Featured Research

from universities, journals, and other organizations

Guitar heroes: When the magic transfers from rock stars to instruments

Date:
February 14, 2011
Source:
University of Chicago Press Journals
Summary:
Budding guitarists seek the magical powers of rock hero instruments, according to a new study.

Budding guitarists seek the magical powers of rock hero instruments, according to a new study in the Journal of Consumer Research.

"Like people from the Middle Ages who sought saints' relics, modern consumers like the budding rock guitarist desire fetishes (objects perceived as magical and possessing extraordinary power)" write authors Karen V. Fernandez (University of Aukland, New Zealand) and John L. Lastovicka (Arizona State University).

"We live in a world where anybody with a modest amount of money can buy a close copy or a replica of a desired object," the authors write. "We wanted to know why consumers who desired a particular rock star's instrument would settle for replicas of it; and how those copies became perceived as special, magical objects in their own right."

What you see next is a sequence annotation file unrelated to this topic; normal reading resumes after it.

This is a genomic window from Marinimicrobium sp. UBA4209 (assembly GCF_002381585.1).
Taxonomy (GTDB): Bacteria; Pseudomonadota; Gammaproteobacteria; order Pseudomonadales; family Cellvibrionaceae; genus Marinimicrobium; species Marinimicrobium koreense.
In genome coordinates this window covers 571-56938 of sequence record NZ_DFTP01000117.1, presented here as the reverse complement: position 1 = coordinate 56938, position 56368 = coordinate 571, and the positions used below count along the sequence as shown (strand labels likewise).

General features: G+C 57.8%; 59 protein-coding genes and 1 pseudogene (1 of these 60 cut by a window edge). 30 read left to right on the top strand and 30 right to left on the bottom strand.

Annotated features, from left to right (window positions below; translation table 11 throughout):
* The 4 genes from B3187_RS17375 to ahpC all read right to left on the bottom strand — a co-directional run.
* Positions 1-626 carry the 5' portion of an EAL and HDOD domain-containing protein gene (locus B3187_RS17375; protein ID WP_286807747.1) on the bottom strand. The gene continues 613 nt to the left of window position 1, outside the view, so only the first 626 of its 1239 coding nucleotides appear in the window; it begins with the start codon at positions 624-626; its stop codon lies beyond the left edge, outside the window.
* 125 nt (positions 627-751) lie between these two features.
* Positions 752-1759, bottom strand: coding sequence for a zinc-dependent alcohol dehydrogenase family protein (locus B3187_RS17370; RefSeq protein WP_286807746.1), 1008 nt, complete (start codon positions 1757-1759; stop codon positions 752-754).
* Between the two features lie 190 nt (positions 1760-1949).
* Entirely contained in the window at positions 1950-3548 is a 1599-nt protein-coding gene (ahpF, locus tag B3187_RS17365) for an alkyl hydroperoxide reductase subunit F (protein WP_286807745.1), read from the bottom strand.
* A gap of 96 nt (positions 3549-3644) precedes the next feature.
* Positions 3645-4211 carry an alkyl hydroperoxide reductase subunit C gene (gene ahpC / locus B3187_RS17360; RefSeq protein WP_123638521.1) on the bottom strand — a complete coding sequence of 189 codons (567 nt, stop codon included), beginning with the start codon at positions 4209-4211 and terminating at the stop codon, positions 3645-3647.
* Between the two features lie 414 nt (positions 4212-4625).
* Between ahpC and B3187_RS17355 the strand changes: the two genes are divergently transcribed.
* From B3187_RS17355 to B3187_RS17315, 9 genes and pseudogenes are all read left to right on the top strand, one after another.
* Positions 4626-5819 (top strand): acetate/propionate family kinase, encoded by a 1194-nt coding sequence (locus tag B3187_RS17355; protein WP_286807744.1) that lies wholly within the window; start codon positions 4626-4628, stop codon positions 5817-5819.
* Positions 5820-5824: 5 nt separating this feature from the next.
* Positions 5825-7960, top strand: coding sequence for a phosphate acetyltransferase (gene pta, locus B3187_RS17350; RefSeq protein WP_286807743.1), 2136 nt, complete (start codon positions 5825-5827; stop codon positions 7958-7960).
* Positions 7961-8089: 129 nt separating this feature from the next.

The researchers conducted in-depth interviews with sixteen men who owned more than one guitar and resided either in New Zealand or the United States. They found that many participants believed in the idea of "contagious magic" (the idea that two entities that touch can influence each other). For example, many fans want to have rock stars sign their instruments, and one established performer explained how he used another rock star's discarded guitar strings.